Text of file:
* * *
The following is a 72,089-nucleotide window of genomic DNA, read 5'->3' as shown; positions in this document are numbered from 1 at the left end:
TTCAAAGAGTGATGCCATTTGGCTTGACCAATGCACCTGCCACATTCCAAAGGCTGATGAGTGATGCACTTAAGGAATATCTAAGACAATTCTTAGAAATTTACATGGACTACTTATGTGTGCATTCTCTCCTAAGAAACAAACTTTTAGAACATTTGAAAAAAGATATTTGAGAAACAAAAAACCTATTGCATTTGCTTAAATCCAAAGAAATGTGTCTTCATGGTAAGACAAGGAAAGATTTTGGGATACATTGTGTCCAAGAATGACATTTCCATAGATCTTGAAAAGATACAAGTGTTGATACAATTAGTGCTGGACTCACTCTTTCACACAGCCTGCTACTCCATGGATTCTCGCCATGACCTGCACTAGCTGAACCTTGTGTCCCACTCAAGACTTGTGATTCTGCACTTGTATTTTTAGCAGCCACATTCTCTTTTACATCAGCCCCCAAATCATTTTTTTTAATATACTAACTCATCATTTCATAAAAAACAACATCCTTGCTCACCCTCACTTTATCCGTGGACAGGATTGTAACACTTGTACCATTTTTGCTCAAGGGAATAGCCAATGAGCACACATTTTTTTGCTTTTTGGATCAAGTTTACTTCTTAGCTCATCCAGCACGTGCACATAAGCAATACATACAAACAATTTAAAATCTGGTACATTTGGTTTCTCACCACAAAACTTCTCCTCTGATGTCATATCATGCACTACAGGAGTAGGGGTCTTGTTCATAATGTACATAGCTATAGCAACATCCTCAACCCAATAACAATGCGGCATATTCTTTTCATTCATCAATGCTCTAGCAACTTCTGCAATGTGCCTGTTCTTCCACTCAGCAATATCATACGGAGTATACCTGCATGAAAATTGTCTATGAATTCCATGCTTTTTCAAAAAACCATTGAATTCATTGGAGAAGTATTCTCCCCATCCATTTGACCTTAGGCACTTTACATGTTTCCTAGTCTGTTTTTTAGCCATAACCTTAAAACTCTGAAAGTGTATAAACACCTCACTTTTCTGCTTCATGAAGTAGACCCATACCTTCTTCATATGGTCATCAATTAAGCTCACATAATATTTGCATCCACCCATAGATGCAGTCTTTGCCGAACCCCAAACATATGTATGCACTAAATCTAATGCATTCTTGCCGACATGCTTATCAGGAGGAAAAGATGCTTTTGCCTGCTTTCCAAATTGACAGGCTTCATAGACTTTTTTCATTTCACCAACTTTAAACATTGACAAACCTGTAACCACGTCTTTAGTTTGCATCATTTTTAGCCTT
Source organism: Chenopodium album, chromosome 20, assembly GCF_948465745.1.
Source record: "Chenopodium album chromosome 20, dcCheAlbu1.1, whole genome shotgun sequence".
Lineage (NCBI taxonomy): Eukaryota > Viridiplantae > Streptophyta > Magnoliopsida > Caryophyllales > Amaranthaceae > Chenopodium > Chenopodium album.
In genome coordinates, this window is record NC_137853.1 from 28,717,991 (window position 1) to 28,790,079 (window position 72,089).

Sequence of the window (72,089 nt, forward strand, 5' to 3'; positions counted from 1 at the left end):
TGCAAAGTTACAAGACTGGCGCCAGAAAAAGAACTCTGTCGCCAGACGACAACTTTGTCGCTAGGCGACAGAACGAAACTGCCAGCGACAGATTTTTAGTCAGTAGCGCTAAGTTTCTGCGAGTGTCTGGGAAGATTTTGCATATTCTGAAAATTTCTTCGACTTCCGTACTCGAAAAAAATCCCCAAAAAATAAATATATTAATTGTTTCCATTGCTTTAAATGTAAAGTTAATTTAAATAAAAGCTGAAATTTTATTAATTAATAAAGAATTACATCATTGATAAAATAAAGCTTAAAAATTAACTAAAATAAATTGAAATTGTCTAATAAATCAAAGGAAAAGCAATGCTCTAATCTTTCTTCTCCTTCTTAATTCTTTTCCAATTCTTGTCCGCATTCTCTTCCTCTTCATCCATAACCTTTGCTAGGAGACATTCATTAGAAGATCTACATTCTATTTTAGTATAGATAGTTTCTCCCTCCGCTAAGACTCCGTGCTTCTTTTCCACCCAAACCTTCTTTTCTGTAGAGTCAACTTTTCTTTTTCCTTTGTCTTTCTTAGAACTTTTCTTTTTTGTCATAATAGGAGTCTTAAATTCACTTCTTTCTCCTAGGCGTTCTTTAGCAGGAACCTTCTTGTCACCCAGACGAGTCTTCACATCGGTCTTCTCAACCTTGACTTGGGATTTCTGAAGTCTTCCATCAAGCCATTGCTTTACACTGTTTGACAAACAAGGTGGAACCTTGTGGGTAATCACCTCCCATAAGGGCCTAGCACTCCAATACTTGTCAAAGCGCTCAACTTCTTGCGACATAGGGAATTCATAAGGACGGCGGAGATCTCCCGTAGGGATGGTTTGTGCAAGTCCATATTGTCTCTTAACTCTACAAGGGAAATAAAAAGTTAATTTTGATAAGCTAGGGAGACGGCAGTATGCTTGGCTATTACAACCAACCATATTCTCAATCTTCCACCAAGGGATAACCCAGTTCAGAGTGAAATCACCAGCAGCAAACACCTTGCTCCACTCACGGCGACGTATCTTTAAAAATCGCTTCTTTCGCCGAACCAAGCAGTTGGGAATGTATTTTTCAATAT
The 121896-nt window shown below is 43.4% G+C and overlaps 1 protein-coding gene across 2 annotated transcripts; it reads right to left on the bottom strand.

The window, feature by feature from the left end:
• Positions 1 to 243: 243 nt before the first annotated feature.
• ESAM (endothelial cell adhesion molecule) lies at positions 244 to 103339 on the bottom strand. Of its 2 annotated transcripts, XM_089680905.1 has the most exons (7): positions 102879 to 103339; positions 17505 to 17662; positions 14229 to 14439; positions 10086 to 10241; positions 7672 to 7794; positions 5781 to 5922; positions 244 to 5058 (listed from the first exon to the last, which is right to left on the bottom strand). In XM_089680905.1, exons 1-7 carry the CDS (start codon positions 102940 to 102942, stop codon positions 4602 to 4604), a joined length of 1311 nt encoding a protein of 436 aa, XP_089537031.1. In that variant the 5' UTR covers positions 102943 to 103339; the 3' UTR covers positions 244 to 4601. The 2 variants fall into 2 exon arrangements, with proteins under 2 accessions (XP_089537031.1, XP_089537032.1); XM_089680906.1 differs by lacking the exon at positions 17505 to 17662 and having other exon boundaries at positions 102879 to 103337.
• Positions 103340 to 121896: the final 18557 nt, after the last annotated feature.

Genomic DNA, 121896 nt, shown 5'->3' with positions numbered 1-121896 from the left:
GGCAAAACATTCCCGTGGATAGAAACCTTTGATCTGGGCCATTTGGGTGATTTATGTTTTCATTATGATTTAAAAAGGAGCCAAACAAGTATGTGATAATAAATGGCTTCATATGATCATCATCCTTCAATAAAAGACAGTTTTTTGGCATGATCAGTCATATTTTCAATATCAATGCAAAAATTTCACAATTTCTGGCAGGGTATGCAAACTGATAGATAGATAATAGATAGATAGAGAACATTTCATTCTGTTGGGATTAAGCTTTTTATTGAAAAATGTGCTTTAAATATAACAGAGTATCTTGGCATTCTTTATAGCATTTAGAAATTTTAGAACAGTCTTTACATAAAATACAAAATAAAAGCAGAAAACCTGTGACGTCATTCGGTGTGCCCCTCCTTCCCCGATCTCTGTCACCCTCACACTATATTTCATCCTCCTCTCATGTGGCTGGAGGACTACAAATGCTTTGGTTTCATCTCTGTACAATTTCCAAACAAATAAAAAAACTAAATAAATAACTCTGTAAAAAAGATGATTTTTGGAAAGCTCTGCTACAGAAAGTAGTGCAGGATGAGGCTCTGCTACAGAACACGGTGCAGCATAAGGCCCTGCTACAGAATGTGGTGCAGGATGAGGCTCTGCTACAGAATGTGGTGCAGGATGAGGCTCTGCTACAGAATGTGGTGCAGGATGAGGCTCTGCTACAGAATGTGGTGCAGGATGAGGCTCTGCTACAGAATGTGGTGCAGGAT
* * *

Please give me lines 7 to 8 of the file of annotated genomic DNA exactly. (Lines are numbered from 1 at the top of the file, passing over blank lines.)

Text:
Sequence of the window (72,089 nt, forward strand, 5' to 3'; positions counted from 1 at the left end):
TGCAAAGTTACAAGACTGGCGCCAGAAAAAGAACTCTGTCGCCAGACGACAACTTTGTCGCTAGGCGACAGAACGAAACTGCCAGCGACAGATTTTTAGTCAGTAGCGCTAAGTTTCTGCGAGTGTCTGGGAAGATTTTGCATATTCTGAAAATTTCTTCGACTTCCGTACTCGAAAAAAATCCCCAAAAAATAAATATATTAATTGTTTCCATTGCTTTAAATGTAAAGTTAATTTAAATAAAAGCTGAAATTTTATTAATTAATAAAGAATTACATCATTGATAAAATAAAGCTTAAAAATTAACTAAAATAAATTGAAATTGTCTAATAAATCAAAGGAAAAGCAATGCTCTAATCTTTCTTCTCCTTCTTAATTCTTTTCCAATTCTTGTCCGCATTCTCTTCCTCTTCATCCATAACCTTTGCTAGGAGACATTCATTAGAAGATCTACATTCTATTTTAGTATAGATAGTTTCTCCCTCCGCTAAGACTCCGTGCTTCTTTTCCACCCAAACCTTCTTTTCTGTAGAGTCAACTTTTCTTTTTCCTTTGTCTTTCTTAGAACTTTTCTTTTTTGTCATAATAGGAGTCTTAAATTCACTTCTTTCTCCTAGGCGTTCTTTAGCAGGAACCTTCTTGTCACCCAGACGAGTCTTCACATCGGTCTTCTCAACCTTGACTTGGGATTTCTGAAGTCTTCCATCAAGCCATTGCTTTACACTGTTTGACAAACAAGGTGGAACCTTGTGGGTAATCACCTCCCATAAGGGCCTAGCACTCCAATACTTGTCAAAGCGCTCAACTTCTTGCGACATAGGGAATTCATAAGGACGGCGGAGATCTCCCGTAGGGATGGTTTGTGCAAGTCCATATTGTCTCTTAACTCTACAAGGGAAATAAAAAGTTAATTTTGATAAGCTAGGGAGACGGCAGTATGCTTGGCTATTACAACCAACCATATTCTCAATCTTCCACCAAGGGATAACCCAGTTCAGAGTGAAATCACCAGCAGCAAACACCTTGCTCCACTCACGGCGACGTATCTTTAAAAATCGCTTCTTTCGCCGAACCAAGCAGTTGGGAATGTATTTTTCAATAT